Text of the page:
2008: The Year in Review

 

January

 

The Zohar—a compendium of enigmas that forms the basis of the Kabbalah—gets a renewal thanks to Stanford University Press’ new translation, which earns a Koret Jewish Book Award.

 

Graduate student Jennifer Martinez is named the 2008 Daniel Pearl Memorial Journalism Intern and will work in the London bureau of the Wall Street Journal.


The Center for Advanced Study in the Behavioral Sciences, headed by Claude Steele, the Lucie Stern Professor in the Social Sciences, becomes part of Stanford.

 

The Hansen Experimental Physics Laboratory, home to the world’s first full-scale linear accelerator, is torn down to make way for new buildings in the Science and Engineering Quadrangle.

 

February

 

Ron Fedkiw, associate professor of computer science, wins an Academy Award with two collaborators at
Industrial Light and Magic for computer-generated action used in such films as “Pirates of the Caribbean.”

 

The bicycle race Tour of California brings thousands of spectators to campus to watch the end of the time trials on the Oval.


Bill Gates, chairman and co-founder of Microsoft Corp., launches his college tour before a Memorial Auditorium crowd and discusses the role software-driven technology plays in the developing world.


Provost John Etchemendy announces that parents with incomes less than $100,000 will no longer pay tuition as a result of trustee approval of the largest financial aid increase in Stanford’s history.


U.S. National Security Adviser Stephen Hadley discusses the challenges of the United States and its allies with faculty and students affiliated with the Freeman Spogli Institute’s Center for International Security and Cooperation.

 

March

 

Stanford archeologist Laura Jones and her students  excavate the site of the men’s gymnasium, which was destroyed in the 1906 earthquake, in preparation for construction of a new concert hall near Frost Amphitheater.


Stanford joins a team of universities collaborating with the new King Abdullah University of Science and Technology, which will be a major international and graduate-level research university in Saudi Arabia.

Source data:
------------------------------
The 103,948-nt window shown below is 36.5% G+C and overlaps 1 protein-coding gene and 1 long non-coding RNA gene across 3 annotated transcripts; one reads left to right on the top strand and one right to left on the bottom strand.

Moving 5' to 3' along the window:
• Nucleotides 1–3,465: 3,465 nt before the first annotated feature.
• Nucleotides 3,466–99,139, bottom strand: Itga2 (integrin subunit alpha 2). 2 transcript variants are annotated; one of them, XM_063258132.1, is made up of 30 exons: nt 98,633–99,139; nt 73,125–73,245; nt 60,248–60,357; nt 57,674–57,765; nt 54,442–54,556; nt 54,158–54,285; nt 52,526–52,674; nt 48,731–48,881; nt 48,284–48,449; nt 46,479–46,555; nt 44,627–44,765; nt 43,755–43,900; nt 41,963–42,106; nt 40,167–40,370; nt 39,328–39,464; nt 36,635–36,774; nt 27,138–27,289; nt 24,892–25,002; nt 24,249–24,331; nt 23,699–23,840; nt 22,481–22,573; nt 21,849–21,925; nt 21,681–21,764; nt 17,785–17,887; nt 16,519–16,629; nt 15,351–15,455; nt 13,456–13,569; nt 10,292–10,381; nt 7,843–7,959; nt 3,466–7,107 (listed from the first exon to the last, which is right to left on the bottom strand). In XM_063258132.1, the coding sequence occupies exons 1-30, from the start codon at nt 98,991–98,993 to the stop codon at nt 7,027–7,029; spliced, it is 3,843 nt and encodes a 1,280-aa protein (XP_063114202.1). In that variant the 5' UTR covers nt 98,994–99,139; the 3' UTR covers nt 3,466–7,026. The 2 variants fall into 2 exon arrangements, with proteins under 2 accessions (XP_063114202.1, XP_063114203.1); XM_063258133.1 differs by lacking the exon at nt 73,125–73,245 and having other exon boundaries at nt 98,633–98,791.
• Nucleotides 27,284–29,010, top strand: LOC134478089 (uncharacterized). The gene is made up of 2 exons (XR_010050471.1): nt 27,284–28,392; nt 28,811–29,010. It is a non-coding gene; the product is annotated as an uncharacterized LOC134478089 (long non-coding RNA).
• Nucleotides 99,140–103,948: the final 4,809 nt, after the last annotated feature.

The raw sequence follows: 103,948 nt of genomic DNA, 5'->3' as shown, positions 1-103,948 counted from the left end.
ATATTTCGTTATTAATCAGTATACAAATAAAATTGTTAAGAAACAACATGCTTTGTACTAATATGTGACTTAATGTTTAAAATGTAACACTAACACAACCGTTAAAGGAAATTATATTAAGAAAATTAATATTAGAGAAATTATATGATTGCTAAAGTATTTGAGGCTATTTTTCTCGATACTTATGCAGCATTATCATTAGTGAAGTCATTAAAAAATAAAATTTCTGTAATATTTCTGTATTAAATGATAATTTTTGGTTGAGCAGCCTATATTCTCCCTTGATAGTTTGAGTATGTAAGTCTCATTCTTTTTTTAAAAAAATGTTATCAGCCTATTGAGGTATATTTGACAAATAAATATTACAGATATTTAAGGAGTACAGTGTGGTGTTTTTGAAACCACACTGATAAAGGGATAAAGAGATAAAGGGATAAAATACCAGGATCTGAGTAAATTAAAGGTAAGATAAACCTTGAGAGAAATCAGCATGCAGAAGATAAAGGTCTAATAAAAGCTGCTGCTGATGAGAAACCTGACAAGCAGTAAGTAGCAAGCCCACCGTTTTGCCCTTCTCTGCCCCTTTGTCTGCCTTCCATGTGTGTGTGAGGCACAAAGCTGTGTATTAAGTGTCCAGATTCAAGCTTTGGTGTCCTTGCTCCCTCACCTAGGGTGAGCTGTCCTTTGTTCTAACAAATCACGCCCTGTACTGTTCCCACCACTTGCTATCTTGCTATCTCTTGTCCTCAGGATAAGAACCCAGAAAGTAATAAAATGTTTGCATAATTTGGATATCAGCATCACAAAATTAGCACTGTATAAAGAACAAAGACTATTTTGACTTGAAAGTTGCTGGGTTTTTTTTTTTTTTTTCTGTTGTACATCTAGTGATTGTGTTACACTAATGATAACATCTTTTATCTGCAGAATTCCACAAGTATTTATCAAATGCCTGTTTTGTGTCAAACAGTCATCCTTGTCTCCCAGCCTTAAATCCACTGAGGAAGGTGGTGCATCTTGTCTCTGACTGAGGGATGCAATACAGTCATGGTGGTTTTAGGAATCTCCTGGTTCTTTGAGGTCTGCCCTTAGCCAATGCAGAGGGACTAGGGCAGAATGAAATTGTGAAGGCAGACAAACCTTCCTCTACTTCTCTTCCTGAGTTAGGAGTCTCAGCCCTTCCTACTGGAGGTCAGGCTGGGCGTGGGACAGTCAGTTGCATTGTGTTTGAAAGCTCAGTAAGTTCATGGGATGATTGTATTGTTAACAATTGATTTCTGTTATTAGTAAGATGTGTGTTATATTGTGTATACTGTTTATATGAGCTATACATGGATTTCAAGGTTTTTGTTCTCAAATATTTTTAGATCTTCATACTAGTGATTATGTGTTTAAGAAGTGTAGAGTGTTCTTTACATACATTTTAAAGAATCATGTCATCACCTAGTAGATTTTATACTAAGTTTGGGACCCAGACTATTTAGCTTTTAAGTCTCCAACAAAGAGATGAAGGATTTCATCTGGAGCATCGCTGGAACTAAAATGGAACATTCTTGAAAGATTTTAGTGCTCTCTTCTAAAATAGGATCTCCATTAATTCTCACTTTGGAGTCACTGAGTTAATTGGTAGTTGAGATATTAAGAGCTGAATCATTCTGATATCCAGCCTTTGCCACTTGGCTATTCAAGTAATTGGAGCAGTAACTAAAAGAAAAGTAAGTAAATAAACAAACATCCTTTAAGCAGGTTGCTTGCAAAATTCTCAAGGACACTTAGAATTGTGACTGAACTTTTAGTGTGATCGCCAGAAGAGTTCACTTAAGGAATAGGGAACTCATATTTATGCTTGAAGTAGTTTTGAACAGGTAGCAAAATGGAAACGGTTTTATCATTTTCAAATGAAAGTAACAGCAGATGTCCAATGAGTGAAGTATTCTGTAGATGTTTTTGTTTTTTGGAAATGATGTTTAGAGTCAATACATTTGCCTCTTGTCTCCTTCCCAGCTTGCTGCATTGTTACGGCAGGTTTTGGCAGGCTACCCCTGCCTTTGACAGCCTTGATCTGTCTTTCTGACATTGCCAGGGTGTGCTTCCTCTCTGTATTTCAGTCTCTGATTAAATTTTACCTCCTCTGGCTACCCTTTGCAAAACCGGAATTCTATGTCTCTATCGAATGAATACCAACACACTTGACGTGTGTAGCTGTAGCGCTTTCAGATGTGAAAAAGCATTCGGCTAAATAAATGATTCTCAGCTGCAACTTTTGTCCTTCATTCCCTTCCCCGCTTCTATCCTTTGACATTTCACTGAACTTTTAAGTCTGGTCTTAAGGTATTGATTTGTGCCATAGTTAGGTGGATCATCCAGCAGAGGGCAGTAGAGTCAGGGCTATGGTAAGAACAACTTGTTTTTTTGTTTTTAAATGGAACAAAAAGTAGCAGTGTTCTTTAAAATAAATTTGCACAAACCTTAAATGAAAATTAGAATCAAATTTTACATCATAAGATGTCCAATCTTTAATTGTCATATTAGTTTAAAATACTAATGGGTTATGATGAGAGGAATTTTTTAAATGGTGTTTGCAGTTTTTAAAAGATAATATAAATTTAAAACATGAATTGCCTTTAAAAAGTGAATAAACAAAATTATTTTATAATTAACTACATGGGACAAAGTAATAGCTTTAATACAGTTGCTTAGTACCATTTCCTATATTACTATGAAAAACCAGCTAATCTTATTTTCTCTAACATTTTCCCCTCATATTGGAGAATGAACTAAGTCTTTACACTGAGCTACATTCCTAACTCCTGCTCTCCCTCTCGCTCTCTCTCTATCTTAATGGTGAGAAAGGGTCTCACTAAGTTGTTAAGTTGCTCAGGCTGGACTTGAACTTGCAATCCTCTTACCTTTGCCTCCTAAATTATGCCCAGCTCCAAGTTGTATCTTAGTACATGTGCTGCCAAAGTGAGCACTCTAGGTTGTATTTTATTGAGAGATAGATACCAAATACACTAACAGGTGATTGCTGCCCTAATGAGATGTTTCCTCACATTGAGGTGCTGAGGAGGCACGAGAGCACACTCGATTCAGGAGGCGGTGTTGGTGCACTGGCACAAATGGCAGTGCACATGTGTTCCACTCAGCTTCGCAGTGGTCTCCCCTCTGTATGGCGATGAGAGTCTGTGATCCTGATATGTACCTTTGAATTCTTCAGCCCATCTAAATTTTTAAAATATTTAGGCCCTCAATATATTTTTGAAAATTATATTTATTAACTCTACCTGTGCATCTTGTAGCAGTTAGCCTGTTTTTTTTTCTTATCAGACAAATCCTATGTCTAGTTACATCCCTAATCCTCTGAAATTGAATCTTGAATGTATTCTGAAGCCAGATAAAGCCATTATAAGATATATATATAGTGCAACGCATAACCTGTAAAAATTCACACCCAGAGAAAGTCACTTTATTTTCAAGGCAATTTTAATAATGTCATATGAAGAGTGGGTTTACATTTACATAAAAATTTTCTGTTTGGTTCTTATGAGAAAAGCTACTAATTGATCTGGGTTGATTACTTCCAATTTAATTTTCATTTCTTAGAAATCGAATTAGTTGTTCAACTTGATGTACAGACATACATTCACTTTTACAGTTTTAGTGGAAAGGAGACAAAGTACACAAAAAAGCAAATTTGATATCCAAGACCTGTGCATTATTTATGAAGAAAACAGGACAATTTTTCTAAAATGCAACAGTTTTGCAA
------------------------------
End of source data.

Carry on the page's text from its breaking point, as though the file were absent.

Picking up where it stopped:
U.S. Treasury Secretary Henry Paulson delivers the keynote address at the 2008 Stanford Institute for Economic Policy Research Economic Summit.

 

David Luenberger, professor of management science and engineering, and J. Michael Harrison, the Adams Distinguished Professor of Management, are elected to the National Academy of Engineering.


Yahoo! cofounder Jerry Yang and his wife, Akiko Yamazaki, both alumni, and San Francisco Mayor Gavin Newsom are on hand for the dedication of the new environment and energy building.

 

April

 

Stanford announces a one-year pilot program to offer gender-neutral housing to students who request it.


Alumna Sandra Day O’Connor, former U.S. Supreme Court associate justice, returns to the Farm as the first lecturer for “Harry’s Last Lecture,” given in honor of her late professor, Harry Rathbun.

 

The Cardinal, led by Candice Wiggins, competes in the NCAA women’s basketball finals, only to fall to Tennessee.


The American Academy of Arts and Sciences chooses seven faculty for membership: Mark Granovetter (Sociology), Philip Hanawalt (Biology), Mark Horowitz (Engineering), Mark Gregory Kelman (Law), Herbert Lindenberger (English), Jim Plummer (Engineering) and Scott Sagan (Political Science).


The National Academy of Sciences elects five faculty to membership: Steven Boxer (Chemistry), Margaret Fuller (Human Biology), Ronald Levy (Medicine), Andrei Linde (Physics) and David Miller (Electrical Engineering).


The School of Medicine breaks ground on the Li Ka Shing Center for Learning and Knowledge during centennial celebrations marking the school’s founding in San Francisco.

 

The Federal Communications Commission holds a public hearing at Stanford to discuss net neutrality—the notion that everyone has a right to equal access to the Internet.

 

Alumna and Stanford parent Leslie Hume is elected president of the Board of Trustees, the first woman to hold the post since Jane Stanford.